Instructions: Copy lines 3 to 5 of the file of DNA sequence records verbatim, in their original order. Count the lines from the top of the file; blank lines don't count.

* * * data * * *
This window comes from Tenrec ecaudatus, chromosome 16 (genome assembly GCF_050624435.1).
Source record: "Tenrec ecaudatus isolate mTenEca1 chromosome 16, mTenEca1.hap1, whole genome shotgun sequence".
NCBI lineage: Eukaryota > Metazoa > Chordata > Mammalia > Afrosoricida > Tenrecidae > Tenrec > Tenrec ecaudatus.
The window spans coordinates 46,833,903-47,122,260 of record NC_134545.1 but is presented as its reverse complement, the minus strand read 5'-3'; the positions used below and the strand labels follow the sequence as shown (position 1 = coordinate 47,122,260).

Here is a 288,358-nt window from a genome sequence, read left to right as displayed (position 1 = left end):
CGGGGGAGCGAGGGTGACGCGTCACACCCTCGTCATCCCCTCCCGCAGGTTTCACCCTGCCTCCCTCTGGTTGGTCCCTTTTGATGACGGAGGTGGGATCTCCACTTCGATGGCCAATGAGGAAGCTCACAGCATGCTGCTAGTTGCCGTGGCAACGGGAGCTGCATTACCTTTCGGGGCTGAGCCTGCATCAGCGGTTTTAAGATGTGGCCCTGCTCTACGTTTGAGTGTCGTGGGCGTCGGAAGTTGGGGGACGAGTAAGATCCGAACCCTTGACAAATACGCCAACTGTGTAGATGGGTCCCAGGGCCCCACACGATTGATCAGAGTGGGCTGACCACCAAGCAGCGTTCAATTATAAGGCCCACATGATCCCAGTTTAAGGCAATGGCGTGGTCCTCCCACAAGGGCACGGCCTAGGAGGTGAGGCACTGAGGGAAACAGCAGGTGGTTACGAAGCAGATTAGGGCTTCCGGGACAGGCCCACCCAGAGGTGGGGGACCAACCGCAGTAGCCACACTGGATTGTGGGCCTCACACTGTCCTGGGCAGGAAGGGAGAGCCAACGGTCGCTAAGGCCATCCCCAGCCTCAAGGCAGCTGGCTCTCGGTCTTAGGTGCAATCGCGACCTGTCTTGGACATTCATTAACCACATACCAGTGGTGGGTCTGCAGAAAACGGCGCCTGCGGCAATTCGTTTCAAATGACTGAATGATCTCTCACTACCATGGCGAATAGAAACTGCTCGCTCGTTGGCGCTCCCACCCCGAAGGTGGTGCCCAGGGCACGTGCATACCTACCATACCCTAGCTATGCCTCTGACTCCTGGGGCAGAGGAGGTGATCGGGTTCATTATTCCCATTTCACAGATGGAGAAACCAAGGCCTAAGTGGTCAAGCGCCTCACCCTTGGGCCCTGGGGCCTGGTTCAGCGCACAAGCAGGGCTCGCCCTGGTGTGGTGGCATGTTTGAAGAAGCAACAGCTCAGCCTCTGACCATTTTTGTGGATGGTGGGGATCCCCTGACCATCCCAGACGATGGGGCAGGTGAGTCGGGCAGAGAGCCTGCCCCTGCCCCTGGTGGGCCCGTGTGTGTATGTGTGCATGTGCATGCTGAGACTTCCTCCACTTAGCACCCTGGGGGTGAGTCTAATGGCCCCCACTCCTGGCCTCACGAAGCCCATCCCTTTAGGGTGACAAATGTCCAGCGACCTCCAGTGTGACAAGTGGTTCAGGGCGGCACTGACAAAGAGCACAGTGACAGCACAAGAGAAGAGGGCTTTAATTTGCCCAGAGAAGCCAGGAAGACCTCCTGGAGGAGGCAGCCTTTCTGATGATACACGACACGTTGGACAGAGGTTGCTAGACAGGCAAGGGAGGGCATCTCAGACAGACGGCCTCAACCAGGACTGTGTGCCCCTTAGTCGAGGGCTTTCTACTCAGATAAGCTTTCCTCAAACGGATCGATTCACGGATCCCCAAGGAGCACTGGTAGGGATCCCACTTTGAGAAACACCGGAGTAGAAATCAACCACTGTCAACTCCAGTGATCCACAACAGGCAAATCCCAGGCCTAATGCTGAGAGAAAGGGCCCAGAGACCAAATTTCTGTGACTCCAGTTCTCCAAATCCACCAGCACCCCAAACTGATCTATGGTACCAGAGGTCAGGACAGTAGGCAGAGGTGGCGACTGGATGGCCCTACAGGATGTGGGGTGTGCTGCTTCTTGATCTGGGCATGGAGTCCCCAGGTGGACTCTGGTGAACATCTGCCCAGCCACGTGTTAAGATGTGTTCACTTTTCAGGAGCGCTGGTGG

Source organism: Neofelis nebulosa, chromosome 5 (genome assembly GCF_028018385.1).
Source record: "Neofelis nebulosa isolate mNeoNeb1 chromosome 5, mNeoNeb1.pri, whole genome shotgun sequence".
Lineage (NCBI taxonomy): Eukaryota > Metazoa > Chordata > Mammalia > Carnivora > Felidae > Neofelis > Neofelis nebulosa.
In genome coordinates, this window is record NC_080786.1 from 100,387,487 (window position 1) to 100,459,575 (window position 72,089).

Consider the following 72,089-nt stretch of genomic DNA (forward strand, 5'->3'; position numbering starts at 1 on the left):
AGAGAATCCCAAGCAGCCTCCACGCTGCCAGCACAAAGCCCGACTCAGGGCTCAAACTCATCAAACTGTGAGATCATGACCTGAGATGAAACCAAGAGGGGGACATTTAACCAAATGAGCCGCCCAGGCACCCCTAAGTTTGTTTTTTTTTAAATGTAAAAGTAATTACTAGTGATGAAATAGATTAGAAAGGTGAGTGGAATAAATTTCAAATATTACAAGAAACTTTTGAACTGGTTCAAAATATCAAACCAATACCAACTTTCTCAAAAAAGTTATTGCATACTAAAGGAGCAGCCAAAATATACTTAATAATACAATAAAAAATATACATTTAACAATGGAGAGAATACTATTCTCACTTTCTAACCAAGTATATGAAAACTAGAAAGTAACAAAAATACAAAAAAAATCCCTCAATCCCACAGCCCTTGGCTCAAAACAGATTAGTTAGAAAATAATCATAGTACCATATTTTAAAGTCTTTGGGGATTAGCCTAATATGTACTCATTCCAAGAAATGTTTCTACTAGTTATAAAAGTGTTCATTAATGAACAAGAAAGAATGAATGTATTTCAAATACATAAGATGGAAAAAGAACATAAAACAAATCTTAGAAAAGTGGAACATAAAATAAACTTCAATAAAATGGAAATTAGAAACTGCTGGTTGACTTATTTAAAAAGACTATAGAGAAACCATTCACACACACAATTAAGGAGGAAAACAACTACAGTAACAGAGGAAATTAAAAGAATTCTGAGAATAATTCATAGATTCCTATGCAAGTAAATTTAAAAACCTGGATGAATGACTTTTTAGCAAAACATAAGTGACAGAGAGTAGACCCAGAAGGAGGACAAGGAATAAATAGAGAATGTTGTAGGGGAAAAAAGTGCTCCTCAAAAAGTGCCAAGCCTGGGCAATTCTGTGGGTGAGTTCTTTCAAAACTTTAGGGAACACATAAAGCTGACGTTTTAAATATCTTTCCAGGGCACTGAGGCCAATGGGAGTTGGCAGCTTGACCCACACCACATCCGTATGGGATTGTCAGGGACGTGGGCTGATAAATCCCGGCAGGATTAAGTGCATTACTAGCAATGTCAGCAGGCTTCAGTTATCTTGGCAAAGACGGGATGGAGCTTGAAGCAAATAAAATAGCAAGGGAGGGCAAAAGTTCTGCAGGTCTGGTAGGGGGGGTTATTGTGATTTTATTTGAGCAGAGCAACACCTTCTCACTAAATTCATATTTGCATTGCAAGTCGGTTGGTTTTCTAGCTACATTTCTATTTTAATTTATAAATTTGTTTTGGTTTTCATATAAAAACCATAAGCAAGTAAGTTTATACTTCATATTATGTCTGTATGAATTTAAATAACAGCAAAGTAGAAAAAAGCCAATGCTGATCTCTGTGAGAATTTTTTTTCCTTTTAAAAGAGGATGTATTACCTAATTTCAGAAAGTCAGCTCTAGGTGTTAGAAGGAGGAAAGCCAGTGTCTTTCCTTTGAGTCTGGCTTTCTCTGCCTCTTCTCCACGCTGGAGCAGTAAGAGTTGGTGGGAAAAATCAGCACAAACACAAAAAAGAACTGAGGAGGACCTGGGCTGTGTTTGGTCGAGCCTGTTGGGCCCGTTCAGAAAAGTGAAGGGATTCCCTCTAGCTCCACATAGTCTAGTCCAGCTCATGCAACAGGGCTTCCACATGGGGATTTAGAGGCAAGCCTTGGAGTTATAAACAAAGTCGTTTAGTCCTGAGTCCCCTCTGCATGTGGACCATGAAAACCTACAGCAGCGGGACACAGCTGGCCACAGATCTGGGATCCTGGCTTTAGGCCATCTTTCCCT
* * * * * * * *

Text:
NCBI lineage: Eukaryota > Metazoa > Chordata > Mammalia > Afrosoricida > Tenrecidae > Tenrec > Tenrec ecaudatus.
The window spans coordinates 46,833,903-47,122,260 of record NC_134545.1 but is presented as its reverse complement, the minus strand read 5'-3'; the positions used below and the strand labels follow the sequence as shown (position 1 = coordinate 47,122,260).

Here is a 288,358-nt window from a genome sequence, read left to right as displayed (position 1 = left end):